--When considering genetic improvement within the herd, buying would be the best option if genetics need to be improved quickly. However, the difficultly of buying lies in finding the cows that you want that are within your budget.
--When breeding for replacement heifers, the breeder has complete control of the genetic selection and the ability to crossbreed for heterosis. The breeder can also purposely choose to keep the heavier and older calves, which have been shown to be the more fertile of the calf crop, for replacement heifers.
--A cow's genetics can affect the profitability of the herd for the next eight to 14 years, making reproduction an important issue in a cow/calf herd. "From an economic standpoint, the most important trait to have is not weaning weight or price per pound--it's reproductive performance," Cleere said.
--Unfortunately, there is no general rule of thumb for if buying or breeding is more economical; it varies from operation to operation. Generally, raising replacement heifers is more of an option for large producers. But, for smaller producers, buying may be the most economical option due to the costs of feed and labor. "So much of that decision for ranchers is not just an economic decision, but it's also just a practical decision--management issues, the ability to find females as good as the cows that you already have," Cleere said.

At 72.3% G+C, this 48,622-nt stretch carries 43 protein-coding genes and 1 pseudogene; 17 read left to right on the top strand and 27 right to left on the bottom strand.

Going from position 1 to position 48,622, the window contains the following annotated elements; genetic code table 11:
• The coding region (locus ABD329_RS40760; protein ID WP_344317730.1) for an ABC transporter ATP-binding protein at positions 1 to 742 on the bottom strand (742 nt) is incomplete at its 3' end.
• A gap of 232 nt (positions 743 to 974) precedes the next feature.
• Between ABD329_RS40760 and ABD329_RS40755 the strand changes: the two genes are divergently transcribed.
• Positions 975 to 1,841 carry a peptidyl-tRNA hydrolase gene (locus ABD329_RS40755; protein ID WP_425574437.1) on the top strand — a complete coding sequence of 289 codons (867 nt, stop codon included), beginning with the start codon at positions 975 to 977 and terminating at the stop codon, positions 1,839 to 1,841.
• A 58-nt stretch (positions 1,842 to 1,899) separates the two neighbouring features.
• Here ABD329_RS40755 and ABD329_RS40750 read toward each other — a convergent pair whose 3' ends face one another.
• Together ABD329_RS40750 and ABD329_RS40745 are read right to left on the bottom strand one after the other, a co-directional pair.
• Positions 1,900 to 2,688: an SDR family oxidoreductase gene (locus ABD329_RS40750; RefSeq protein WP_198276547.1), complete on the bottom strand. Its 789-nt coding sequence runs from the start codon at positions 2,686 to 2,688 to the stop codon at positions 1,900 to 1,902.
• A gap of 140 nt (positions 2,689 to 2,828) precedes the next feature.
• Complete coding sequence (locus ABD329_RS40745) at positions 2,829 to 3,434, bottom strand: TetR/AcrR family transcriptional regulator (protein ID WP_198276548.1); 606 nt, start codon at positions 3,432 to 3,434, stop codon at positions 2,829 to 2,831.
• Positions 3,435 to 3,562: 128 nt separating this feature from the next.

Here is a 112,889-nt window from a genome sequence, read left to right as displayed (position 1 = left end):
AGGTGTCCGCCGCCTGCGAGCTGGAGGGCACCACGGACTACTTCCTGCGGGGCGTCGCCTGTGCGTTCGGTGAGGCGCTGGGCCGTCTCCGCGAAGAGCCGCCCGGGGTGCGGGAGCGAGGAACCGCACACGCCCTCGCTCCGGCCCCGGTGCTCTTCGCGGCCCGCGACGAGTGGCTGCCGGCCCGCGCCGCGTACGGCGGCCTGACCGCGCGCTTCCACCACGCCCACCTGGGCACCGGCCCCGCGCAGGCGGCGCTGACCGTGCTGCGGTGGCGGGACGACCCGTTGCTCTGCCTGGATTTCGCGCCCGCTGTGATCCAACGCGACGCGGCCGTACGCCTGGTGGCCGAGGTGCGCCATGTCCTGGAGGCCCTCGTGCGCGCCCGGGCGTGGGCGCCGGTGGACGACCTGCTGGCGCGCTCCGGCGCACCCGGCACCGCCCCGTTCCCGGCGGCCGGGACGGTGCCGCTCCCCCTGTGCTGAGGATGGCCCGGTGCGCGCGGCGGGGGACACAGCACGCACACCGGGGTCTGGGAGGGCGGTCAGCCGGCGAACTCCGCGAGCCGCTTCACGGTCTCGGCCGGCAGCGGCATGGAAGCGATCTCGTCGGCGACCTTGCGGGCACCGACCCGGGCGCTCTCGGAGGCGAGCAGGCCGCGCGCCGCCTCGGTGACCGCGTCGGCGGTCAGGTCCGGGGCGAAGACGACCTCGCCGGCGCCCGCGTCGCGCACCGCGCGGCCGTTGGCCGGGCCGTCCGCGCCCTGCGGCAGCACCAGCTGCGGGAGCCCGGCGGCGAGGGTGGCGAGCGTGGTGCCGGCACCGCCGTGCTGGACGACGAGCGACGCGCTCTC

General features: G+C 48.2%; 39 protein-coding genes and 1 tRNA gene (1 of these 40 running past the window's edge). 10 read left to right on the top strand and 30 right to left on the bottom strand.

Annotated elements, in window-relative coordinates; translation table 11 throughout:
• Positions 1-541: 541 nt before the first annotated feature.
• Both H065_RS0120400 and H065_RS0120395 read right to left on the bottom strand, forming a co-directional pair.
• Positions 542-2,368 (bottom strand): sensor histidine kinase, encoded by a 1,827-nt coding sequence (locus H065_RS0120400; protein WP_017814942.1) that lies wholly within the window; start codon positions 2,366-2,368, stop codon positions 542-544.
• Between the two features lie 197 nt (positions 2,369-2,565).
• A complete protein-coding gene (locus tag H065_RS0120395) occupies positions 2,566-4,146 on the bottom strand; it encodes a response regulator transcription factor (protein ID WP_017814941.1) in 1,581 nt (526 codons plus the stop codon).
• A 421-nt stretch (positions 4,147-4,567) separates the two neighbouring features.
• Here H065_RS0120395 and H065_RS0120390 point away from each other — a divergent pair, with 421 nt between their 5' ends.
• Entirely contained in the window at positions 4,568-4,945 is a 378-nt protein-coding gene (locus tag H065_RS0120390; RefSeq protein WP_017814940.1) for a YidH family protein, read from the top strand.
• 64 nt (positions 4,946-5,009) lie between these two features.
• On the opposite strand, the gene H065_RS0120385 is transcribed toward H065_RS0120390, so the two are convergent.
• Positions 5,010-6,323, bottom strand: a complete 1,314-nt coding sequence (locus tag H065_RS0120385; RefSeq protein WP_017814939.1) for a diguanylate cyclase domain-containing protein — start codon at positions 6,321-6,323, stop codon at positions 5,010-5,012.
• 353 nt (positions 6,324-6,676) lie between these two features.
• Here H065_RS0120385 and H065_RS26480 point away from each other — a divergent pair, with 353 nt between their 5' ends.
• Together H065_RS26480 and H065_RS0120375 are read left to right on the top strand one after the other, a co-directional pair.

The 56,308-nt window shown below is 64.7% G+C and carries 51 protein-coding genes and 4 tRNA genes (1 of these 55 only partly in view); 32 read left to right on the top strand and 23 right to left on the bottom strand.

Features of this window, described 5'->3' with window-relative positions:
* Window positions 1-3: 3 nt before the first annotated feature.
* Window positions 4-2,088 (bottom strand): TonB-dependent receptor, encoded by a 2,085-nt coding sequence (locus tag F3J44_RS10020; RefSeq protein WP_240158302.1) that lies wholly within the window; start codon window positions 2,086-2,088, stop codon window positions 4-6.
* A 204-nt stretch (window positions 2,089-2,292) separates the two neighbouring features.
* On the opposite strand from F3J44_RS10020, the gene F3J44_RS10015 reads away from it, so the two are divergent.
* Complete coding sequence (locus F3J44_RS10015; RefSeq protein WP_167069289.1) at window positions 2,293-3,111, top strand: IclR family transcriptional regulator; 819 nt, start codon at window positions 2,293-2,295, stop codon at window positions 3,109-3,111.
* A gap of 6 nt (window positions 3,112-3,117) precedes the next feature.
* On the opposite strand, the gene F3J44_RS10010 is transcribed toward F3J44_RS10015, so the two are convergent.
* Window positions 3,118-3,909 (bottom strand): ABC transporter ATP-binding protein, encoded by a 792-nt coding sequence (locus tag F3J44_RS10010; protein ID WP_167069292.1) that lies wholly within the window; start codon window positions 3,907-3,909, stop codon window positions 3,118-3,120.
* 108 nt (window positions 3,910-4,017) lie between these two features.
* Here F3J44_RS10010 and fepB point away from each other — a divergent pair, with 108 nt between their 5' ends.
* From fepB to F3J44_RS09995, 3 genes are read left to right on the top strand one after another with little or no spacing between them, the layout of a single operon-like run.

--"(Producers) need to understand that the replacement female is a long-term investment--you've got high upfront costs whether you're raising it or you're buying it," Cleere said. "So you want to make sure that you've got a female that will live in that herd, be producing in that herd and give you a paycheck every year for as long as possible."
--Buying middle-aged replacement cows may be a better choice than younger cows as they are fully mature, have calved before and can be more dependable from a reproductive standpoint.
--A producer has many options when deciding where to purchase replacement heifers and should choose one where they trust that they purchase a healthy animal that will not pose a health risk to the rest of the herd.